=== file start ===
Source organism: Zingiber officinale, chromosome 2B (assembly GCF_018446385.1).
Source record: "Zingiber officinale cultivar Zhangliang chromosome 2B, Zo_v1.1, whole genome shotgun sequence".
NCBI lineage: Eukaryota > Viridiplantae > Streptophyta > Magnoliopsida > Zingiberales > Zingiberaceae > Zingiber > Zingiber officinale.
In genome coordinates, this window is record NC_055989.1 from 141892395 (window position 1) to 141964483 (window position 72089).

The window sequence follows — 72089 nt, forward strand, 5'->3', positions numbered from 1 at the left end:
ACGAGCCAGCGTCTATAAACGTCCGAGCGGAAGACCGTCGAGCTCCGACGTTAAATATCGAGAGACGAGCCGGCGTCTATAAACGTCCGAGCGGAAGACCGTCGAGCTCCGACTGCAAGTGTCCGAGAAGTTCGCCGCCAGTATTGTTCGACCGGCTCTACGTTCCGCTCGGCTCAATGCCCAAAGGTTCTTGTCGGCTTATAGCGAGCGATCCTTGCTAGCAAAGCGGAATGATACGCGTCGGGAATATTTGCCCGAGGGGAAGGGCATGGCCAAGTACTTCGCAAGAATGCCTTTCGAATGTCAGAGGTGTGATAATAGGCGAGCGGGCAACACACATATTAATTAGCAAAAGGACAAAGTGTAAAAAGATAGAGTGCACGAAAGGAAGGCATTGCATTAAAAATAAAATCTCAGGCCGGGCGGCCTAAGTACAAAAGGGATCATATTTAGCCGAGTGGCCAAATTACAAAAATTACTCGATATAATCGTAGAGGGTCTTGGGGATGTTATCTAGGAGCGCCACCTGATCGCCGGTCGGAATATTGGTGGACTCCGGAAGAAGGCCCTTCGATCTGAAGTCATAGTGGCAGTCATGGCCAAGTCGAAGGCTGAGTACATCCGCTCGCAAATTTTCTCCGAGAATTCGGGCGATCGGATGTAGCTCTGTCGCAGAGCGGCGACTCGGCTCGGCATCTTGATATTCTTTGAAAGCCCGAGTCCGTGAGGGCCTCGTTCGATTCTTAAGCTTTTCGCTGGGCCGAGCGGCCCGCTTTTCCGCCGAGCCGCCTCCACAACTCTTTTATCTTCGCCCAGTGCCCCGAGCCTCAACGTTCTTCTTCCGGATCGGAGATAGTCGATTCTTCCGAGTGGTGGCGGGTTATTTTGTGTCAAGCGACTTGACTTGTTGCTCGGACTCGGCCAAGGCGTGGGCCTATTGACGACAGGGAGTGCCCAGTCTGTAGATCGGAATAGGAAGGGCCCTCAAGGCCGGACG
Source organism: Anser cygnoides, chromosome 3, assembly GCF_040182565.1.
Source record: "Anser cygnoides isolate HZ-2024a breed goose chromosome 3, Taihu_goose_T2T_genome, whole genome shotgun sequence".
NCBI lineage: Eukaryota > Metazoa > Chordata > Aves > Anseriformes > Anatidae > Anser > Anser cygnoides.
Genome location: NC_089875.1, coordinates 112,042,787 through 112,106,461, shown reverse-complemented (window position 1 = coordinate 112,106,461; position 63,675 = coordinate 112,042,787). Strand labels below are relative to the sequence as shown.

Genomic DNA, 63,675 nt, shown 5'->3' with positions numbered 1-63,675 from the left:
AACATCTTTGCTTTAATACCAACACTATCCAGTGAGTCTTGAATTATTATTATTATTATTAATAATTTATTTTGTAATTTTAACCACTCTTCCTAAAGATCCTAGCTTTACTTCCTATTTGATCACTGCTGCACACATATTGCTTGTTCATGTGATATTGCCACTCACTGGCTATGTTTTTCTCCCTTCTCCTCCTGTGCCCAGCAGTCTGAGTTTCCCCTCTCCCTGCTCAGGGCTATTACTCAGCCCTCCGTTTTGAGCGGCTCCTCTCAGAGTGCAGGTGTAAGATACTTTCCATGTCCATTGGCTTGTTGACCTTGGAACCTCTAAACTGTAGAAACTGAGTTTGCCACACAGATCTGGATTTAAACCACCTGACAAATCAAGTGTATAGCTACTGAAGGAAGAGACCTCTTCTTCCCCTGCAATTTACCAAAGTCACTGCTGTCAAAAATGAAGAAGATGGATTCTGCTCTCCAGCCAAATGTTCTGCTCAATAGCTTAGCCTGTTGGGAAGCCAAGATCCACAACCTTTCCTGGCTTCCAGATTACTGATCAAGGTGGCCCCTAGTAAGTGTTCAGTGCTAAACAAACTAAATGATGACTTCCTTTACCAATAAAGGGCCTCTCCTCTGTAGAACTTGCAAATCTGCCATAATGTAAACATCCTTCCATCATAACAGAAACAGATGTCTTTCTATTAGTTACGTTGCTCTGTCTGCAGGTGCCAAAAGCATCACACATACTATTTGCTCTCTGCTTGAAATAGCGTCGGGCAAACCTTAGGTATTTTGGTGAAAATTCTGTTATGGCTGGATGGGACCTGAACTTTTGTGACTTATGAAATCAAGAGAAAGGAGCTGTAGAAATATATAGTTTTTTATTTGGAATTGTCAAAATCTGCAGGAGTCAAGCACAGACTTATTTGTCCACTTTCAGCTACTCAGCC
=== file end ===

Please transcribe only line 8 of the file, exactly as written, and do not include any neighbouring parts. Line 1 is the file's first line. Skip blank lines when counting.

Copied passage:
Source record: "Anser cygnoides isolate HZ-2024a breed goose chromosome 3, Taihu_goose_T2T_genome, whole genome shotgun sequence".